This is our time to live

Published: June 9, 2011

The writer is a lawyer and hosts “24 Seven” on Business Plus ayesha.tammy@tribune.com.pk

I am watching horrific scenes of the cold-blooded murder of a young man by Sindh Rangers being played over and over on television. Who listens? Who cares? We know this happens daily but, for some reason, we can’t seem to stop it. The cancer grows and threatens our very existence.

Is our world the product of a crazy CIA, RAW, Mossad, MI6 plan to destroy Pakistan or do we give them too much credit for what we have done to ourselves? All politics, as we know, are domestic, so it looks like the self-destruct button’s been on from day one. At first, the descent is imperceptible but as the ground looms, the realisation sets in that this is it, unless you can change course. How to change course? A zillion thoughts fly around in my head but first we need to figure out what it is we want and how to tackle it.

I, for one, would like to live in a strong, viable, democratic Pakistan. At the moment, I live in democratic Pakistan, not a particularly strong brand of democracy. There is little or no governance, rule of law, accountability, the list is endless. Its institutions — the judiciary, the executive, the legislature and military — are, thanks to decades of neglect, weak and shaky, but it’s still viable. Tackling the problem, now that’s way more difficult.

They say before you can do anything you have to get really angry, so angry that you are not willing to take what’s dished out. However, as it turns out, we are not angry enough but are filled with a corrosive bitterness. We use this to swipe at everything and everyone and in doing so we erode the very institutions required for the Pakistan I would like to live in. Of the main protagonists, the president is up on top of the hate pile, though after Saleem Shahzads murder, Generals Kayani and Pasha are a close second and, despite his stint as the most popular man in Pakistan, the Chief Justice is rapidly losing fans to perceived skewed priorities. Of course, everyone hates all politicians, no one is worthy even of grudging admiration and everyone hates the bureaucrats for they do no work. This is definitely not a good situation to be in. We dismantle the state apparatus, put nothing in its place and don’t see the vacuum being filled by those who cannot come through the democratic process until it’s too late.

Criticise, demand, protest — do all that is required and is right to ensure that the state apparatus functions and works for all of us. In doing so, we need to understand that things won’t jump into high gear just because we say so, the machine is so severely damaged that we should be prepared for a slow and arduous crawl. Also be prepared for all those who bay for blood. Ritual sacrifice is easiest, briefly satisfying our impatience, but it does not address the real problem. The buck may stop with the president but he doesn’t have the power to reign in the military. Similarly, everything that needs fixing in Pakistan cannot find itself in the Supreme Court. And while extremism and disproportionate defence spending is a major problem, we cannot dismantle the military. In all this bickering, incompetence and corruption thrive — paving the way for militancy.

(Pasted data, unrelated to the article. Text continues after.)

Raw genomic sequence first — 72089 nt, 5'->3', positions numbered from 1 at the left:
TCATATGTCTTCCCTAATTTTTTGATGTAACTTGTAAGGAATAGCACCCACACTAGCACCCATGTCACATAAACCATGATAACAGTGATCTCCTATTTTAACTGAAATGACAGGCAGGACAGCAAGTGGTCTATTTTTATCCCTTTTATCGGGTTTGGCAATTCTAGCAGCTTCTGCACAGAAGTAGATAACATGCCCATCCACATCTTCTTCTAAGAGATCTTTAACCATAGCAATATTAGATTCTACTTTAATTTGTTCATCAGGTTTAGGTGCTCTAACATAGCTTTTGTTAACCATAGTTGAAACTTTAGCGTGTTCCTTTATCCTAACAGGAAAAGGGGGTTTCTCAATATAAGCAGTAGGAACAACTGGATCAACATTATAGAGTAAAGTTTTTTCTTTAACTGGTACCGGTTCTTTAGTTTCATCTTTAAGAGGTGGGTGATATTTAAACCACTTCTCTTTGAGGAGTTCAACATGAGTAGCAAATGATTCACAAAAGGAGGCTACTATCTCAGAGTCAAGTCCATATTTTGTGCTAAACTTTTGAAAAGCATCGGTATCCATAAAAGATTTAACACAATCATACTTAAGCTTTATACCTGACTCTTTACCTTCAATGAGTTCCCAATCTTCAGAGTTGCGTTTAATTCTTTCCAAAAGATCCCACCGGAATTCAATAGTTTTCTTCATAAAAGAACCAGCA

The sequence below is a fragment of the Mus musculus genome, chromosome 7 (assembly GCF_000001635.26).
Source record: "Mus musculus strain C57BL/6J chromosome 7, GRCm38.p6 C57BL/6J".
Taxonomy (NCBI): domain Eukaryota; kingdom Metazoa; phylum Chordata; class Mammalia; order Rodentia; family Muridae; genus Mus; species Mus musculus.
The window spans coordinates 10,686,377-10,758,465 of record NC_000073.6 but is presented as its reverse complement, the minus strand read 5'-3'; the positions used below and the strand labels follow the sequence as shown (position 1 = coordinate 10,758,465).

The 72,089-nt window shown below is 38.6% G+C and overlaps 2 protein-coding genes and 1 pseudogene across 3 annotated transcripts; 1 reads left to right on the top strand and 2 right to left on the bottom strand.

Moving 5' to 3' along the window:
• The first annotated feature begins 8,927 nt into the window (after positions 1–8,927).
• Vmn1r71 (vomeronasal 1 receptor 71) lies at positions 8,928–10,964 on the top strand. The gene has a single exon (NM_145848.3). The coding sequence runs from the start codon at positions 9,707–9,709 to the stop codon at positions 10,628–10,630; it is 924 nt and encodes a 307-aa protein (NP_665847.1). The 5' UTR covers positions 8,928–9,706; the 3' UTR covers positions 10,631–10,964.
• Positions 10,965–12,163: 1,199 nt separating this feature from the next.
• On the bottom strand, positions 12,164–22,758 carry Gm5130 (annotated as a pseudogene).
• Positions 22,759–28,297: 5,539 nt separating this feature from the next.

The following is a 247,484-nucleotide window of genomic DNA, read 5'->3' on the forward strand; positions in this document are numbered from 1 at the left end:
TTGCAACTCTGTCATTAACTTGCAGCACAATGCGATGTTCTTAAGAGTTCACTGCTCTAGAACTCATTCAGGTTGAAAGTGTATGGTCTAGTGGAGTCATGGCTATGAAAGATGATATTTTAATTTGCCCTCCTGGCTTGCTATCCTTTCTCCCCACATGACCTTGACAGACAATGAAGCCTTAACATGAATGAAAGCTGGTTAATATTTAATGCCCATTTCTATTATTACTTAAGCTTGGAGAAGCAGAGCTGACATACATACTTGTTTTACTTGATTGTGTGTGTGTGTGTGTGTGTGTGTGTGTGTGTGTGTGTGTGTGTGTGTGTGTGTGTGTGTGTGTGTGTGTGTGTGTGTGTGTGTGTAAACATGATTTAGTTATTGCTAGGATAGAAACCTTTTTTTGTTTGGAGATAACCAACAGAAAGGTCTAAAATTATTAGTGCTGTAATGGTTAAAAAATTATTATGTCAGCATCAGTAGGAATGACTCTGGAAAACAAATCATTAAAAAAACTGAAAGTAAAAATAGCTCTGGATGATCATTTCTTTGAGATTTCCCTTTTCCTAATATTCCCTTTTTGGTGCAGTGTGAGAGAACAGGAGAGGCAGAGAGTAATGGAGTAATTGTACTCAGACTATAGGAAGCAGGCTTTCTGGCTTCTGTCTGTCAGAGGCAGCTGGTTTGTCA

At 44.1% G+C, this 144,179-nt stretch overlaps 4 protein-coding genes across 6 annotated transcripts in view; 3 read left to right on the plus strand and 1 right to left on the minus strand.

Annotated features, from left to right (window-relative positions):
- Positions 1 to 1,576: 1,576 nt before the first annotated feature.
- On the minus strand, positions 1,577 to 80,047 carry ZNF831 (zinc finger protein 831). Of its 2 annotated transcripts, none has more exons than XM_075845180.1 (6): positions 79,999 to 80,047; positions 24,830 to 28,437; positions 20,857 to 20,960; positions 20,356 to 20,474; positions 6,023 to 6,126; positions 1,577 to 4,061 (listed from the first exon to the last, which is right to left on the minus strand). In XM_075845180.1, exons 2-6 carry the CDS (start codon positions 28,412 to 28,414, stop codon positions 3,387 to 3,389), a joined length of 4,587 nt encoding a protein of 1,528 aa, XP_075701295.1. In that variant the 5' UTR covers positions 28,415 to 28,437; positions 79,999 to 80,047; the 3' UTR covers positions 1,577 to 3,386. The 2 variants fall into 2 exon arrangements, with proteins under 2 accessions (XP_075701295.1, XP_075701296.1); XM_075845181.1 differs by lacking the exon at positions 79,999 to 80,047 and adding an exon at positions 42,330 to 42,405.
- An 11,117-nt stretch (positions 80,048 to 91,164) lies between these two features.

We need to understand that the institutions that make up the system cannot exist in isolation. There needs to be some sort of equilibrium for the system to survive. The system here is attacked from all fronts, including internally, is primed for implosion and will be the first big casualty of the war that is being waged internally on Pakistan. We can descend into complete chaos, into a state of anarchy, or we can support our weak and damaged institutions, we can stop and think before swiping, we can direct our anger in the right direction, engage in the political process and emerge to challenge those who are damaged and compromised. Politics may be dirty but it doesn’t need to be. The transition will be difficult and ugly but it’s already happening, new faces emerge each election but many more are needed. Let’s build critical mass and change Pakistani politics.

Published in The Express Tribune, June 10th, 2011.

Reader Comments (18)